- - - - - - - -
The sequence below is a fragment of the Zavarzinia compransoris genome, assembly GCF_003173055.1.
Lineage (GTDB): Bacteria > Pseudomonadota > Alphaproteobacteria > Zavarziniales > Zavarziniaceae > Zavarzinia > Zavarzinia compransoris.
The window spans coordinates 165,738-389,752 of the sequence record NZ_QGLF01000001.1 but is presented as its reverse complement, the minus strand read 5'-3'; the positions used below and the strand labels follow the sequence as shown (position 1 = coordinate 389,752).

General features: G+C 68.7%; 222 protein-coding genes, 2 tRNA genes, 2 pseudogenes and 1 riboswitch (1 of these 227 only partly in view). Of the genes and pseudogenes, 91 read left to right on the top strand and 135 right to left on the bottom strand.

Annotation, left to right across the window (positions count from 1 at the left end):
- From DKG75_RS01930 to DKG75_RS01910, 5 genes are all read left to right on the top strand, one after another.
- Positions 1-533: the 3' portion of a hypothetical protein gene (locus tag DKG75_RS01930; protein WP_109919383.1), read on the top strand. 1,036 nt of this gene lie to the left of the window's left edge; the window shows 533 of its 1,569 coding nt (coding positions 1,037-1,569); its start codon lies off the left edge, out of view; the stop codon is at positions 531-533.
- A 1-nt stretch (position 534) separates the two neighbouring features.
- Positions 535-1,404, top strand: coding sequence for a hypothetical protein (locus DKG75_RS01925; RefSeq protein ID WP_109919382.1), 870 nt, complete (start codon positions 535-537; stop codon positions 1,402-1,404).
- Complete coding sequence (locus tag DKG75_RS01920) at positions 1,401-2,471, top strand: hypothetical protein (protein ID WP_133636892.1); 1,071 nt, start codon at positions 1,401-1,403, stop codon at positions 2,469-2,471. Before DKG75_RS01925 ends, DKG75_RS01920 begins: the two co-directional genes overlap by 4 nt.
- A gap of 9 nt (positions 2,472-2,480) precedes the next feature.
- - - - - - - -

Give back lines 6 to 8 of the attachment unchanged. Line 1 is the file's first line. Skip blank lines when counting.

- From DKG75_RS01930 to DKG75_RS01910, 5 genes are all read left to right on the top strand, one after another.
- Positions 1-533: the 3' portion of a hypothetical protein gene (locus tag DKG75_RS01930; protein WP_109919383.1), read on the top strand. 1,036 nt of this gene lie to the left of the window's left edge; the window shows 533 of its 1,569 coding nt (coding positions 1,037-1,569); its start codon lies off the left edge, out of view; the stop codon is at positions 531-533.
- A 1-nt stretch (position 534) separates the two neighbouring features.